Alex H. Michigan

DIPG Cancer Research

DIPG is a pediatric brain tumor found in young children. When diagnosed the child is given on average fifteen months to live. Prognosis and treatment is the same today as it was 40 years ago. We need to find a way to remove this tumor or increase the survival rate because these children are America's future and we need to do something to help them.

Dear Mr./Mrs. President,

While confined in our world top of the class doctors, it seems as if they can save anyone from anything. I seldom question their research because of the people so close to my heart that have been helped and saved. I’ve always figured there were better things to think about, until, a teacher at my highschool altered my thoughts on this “top of the class doctor” day dream I’ve had. Don’t get me wrong, the doctors here are amazing; but, they are only amazing in certain aspects of the job.

Research on big time diseases like cancers has changed dramatically, the survival rate for cancer since the 1960’s has gone through the roof. For example, survival rates for children with acute lymphocytic leukemia has gone from under 10% to nearly 90% today (,Michael Mosier). Although, this triumphant victory I heard of was quickly extinguished by a very sad story my teacher told me.

Her niece who was right around the age of three when they were having some problems. They took her in and found out she had a pediatric brain tumor called Diffuse Intrinsic Pontine Glioma (DIPG). This cancerous tumor is found at the bottom of the brainstem which controls the body's most vital functions like, breathing, blood pressure, and heart rate (, Dana Fraber). Trying to remove this tumor could prove fatal but not doing anything at all will also prove fatal.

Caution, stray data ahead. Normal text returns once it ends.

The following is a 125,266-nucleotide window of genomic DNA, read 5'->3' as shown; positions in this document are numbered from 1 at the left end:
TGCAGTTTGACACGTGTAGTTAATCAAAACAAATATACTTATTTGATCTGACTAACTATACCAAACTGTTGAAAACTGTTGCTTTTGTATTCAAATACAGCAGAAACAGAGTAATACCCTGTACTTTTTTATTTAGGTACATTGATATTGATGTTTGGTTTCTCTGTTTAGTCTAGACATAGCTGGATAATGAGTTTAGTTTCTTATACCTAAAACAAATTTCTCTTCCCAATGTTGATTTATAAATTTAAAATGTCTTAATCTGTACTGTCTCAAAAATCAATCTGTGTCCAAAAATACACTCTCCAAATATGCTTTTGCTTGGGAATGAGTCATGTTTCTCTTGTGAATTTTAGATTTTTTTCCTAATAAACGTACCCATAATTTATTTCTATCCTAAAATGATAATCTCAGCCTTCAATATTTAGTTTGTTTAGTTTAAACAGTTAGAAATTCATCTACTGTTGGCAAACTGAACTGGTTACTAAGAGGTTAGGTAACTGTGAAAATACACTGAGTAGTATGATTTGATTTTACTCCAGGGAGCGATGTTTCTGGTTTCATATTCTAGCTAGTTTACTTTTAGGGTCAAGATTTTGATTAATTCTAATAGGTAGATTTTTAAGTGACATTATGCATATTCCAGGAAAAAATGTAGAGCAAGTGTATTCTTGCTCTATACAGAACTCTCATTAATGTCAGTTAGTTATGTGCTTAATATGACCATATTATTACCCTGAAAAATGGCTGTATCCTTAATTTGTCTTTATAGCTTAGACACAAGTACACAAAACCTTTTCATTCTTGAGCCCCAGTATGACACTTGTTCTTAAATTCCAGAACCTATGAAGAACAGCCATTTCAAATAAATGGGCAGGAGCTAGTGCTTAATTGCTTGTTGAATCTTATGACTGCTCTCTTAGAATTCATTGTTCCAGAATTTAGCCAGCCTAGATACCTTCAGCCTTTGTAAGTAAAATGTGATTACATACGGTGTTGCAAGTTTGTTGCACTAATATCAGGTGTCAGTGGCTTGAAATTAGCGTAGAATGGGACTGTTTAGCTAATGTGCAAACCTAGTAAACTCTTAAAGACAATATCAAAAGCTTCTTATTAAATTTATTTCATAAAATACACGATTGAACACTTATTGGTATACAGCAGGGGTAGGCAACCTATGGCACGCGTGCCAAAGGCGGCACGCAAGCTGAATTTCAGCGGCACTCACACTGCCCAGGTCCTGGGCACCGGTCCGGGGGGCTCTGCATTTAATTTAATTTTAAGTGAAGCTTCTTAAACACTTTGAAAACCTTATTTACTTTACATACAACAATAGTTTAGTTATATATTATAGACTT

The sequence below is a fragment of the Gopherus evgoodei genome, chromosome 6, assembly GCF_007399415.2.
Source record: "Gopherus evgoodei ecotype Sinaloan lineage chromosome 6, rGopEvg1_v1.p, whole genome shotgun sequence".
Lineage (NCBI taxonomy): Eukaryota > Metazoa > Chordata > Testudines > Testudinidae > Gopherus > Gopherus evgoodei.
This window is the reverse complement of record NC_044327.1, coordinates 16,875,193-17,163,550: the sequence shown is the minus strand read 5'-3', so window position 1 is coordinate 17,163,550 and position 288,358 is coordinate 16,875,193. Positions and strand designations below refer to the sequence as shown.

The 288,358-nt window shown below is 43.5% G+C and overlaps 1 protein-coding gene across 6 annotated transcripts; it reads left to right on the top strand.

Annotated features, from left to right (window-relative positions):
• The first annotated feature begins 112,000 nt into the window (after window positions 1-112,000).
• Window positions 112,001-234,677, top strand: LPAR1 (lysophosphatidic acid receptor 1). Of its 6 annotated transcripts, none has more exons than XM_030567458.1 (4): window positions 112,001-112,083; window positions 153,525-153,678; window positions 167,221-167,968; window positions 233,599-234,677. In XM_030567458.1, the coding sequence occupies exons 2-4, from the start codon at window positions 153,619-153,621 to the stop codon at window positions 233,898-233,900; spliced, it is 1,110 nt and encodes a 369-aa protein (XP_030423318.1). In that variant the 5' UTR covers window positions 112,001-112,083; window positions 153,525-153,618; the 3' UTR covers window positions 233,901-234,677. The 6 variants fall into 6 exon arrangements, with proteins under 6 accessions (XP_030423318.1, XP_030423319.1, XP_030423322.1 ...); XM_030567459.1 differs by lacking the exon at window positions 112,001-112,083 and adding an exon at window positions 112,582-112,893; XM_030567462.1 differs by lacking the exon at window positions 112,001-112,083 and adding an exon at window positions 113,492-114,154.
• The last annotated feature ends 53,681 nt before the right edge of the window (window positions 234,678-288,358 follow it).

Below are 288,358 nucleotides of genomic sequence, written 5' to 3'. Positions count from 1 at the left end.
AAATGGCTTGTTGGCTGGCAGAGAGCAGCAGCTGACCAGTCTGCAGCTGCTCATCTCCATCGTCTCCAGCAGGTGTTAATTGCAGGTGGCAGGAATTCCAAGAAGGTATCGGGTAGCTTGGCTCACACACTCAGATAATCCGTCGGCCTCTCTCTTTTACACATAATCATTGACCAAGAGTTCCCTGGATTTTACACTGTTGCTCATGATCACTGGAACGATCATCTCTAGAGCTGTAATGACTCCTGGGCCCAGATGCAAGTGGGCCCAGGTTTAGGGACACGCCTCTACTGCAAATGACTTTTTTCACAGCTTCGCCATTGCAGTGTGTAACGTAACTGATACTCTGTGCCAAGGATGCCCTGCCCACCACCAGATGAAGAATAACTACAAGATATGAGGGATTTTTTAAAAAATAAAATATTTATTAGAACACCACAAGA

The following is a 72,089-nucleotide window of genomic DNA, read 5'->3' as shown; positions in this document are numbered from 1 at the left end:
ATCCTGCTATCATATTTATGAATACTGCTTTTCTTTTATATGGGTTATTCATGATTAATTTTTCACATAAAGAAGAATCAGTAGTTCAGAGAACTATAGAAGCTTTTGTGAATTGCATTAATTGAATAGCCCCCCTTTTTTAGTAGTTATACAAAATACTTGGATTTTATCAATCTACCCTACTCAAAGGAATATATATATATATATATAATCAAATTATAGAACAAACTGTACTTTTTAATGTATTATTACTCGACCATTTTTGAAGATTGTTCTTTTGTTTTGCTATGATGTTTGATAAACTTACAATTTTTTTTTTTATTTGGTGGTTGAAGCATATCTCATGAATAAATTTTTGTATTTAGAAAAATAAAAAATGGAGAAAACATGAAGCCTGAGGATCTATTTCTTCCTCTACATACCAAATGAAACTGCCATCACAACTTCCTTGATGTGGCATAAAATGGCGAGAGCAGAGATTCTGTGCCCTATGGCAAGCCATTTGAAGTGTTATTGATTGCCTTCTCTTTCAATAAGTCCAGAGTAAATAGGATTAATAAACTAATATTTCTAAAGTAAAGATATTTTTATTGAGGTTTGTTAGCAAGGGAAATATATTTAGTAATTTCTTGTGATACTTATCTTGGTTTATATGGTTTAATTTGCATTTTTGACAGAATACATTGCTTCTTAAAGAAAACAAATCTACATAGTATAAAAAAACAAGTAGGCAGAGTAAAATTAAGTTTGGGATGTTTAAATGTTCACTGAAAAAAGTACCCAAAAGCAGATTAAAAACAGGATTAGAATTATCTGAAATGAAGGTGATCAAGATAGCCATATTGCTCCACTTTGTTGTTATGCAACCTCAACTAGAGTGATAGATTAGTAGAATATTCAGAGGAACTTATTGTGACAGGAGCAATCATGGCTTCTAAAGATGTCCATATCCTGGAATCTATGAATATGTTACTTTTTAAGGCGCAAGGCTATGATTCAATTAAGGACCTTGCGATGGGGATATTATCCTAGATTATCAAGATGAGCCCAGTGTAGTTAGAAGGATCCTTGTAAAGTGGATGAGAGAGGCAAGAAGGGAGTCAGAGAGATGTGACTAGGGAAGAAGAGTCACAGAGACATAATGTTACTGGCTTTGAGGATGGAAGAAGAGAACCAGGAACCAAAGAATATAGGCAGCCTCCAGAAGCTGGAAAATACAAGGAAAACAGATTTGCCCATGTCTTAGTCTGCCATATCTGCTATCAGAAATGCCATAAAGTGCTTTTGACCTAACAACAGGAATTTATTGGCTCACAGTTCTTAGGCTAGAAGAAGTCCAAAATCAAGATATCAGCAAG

While some cancers today are nearly curable and the survival rate for children with cancer is around 83%, advances in cancer has done nothing for DIPG. A child diagnosed today will have the same prognosis as a child diagnosed forty years ago. There has yet to be an effective treatment leaving only 10% of those diagnosed to survive for two years, and less than 1% survive for five years. After diagnosis the child is given approximately 9 months to live.

My teacher's niece fought and battled hard for one year before she grew her angel wings. Stories like my teachers are popping up everywhere, such as Chad Carr who battled for fifteen months before passing away. Cancer research should focus on a cancer like this that is giving children no chance to live their life before they are taken from us with the hands of God.


Alex Hunt

Clarkston Community Schools

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